You are not currently logged in.
Access JSTOR through your library or other institution:
If You Use a Screen ReaderThis content is available through Read Online (Free) program, which relies on page scans. Since scans are not currently available to screen readers, please contact JSTOR User Support for access. We'll provide a PDF copy for your screen reader.
Feeding Behaviour and Foraging Strategies of Captive Phyllostomid Fruit Bats: An Experimental Study
Frank J. Bonaccorso and Thomas J. Gush
Journal of Animal Ecology
Vol. 56, No. 3 (Oct., 1987), pp. 907-920
Published by: British Ecological Society
Stable URL: http://www.jstor.org/stable/4956
Page Count: 14
Since scans are not currently available to screen readers, please contact JSTOR User Support for access. We'll provide a PDF copy for your screen reader.
Preview not available
(1) Feeding rhythms, rates, and fruit selectivity were observed in flight cage experiments involving seven species of frugivorous bats (Chiroptera: Phyllostomidae) from two distinct foraging guilds: canopy frugivores specializing on superabundant fruits of canopy trees and groundstorey frugivores specializing on fruits of shrubs and understorey trees of low fecundity. (2) Bat species differed in handling times of individual fruits, feeding rhythms, and fruit species selectivity with groups of bat species corresponding to previously defined guilds. Canopy frugivores fed continuously throughout most of the night and ate each fruit slowly. Groundstorey frugivores fed in a series of discontinuous bouts separated by periods of roosting/sleeping and ate individual fruits rapidly. (3) Bat species differed in cumulative food item feeding rates over 2-4 h experimental periods, but species subsets did not correspond to established guilds. (4) Paired fruit choice tests showed that captive bats selected fruits that wild populations of their species commonly eat. Groundstorey frugivores selected fruits high in nutrient content. Canopy frugivores selected familiar fruits of low nutrient content over nutritionally higher quality fruits that wild conspecifics rarely eat. (5) Exploitation competition for some limited food resources is discussed as a possible mechanism that has led to resource partitioning and foraging specialization in neotropical bat communities.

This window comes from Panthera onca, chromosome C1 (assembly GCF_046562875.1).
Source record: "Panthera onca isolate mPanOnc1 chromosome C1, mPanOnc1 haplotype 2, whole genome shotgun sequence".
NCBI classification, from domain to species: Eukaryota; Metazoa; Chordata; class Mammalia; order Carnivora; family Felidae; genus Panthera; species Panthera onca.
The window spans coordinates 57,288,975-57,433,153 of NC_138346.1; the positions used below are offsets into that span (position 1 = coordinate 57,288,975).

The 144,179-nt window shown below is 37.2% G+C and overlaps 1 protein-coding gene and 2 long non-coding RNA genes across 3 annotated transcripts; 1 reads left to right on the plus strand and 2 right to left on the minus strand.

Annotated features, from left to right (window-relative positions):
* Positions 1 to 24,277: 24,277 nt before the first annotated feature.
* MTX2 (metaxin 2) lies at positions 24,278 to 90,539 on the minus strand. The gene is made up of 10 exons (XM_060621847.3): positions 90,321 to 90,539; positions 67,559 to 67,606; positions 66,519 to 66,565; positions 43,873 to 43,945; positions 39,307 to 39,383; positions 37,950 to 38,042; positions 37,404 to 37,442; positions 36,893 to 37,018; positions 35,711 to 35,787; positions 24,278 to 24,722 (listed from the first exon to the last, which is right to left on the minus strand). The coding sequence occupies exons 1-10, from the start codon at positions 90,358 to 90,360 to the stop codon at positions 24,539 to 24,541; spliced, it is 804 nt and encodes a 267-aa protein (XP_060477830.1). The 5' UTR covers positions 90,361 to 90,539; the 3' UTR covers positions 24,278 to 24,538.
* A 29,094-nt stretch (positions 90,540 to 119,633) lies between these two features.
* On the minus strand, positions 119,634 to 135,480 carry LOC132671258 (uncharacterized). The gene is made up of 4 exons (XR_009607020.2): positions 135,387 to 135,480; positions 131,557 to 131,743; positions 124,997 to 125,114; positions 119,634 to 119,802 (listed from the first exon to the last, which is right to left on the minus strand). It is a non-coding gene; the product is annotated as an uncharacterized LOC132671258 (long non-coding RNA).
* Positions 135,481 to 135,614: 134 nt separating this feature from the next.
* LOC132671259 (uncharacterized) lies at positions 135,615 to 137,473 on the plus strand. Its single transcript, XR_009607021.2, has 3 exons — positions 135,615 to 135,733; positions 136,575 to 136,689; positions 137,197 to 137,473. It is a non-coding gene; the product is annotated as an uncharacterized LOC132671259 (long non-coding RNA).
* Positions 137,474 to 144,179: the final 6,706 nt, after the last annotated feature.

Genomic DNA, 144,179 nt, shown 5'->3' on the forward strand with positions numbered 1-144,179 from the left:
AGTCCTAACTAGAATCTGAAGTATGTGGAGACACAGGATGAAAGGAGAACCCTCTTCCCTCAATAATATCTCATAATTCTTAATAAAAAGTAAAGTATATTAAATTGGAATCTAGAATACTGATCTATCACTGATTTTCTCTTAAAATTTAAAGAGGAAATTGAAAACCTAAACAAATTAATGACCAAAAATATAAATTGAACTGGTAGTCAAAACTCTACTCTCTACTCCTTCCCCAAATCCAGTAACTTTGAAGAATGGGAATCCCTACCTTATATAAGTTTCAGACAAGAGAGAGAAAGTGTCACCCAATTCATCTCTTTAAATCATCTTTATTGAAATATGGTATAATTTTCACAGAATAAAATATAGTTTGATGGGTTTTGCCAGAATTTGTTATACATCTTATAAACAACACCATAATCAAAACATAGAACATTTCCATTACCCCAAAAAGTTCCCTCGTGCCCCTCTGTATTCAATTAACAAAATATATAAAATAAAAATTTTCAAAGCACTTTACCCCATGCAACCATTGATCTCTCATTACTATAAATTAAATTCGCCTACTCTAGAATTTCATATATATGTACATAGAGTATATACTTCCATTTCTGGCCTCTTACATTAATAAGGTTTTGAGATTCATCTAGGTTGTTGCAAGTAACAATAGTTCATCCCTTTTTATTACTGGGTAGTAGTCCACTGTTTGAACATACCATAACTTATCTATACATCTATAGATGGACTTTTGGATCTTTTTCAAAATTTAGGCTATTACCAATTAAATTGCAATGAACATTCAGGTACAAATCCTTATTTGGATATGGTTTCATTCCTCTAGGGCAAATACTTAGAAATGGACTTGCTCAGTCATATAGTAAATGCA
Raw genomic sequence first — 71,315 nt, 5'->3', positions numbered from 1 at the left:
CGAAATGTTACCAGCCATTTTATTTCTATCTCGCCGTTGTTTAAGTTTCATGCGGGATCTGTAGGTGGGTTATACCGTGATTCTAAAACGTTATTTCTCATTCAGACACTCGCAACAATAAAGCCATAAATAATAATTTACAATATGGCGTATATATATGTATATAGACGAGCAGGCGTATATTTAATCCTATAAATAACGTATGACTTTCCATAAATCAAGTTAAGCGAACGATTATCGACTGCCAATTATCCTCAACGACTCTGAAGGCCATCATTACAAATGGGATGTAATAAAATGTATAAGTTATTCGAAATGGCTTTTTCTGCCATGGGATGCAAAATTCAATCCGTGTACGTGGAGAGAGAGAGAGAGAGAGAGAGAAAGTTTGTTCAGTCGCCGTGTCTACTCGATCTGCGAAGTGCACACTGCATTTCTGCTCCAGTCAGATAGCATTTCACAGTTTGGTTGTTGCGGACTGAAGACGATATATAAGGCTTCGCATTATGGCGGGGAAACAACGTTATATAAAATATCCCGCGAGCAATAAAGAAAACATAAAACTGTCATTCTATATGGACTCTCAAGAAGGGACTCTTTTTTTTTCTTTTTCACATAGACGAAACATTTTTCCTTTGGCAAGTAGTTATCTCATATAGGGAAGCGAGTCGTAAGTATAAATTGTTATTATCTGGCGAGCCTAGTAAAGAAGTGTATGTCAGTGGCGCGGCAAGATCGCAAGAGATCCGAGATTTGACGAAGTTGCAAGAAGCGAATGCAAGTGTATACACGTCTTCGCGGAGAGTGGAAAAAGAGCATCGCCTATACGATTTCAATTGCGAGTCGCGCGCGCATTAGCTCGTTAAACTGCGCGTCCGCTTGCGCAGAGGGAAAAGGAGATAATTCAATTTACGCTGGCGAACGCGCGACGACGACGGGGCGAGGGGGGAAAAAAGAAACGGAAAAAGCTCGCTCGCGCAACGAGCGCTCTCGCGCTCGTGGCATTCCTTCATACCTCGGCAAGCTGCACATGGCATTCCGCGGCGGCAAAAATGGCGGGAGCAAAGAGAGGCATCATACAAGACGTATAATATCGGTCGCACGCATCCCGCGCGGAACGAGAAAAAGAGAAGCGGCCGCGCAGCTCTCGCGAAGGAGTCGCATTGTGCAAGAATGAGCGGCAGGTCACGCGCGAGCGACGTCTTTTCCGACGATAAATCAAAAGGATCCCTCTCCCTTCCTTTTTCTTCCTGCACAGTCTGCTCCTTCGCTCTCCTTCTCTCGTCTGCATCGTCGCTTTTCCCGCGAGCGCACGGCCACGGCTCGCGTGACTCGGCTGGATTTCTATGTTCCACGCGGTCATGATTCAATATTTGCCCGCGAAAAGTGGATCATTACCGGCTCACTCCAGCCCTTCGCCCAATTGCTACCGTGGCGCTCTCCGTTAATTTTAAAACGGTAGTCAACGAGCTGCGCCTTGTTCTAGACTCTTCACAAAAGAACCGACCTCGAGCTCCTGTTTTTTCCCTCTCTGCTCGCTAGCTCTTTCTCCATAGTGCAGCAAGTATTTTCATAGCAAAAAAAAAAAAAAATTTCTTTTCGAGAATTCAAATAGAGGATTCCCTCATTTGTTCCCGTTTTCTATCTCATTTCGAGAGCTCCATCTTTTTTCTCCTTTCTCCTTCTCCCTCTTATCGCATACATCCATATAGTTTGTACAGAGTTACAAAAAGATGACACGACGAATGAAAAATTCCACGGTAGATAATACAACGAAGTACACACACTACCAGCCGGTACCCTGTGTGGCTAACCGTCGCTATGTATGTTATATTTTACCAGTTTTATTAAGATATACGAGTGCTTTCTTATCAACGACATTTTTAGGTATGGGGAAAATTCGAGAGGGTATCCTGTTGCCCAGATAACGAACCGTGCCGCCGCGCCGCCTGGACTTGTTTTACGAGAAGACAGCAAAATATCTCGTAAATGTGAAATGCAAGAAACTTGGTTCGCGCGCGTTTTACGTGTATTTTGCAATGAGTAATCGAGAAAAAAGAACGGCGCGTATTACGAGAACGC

Journal of Animal Ecology © 1987 British Ecological Society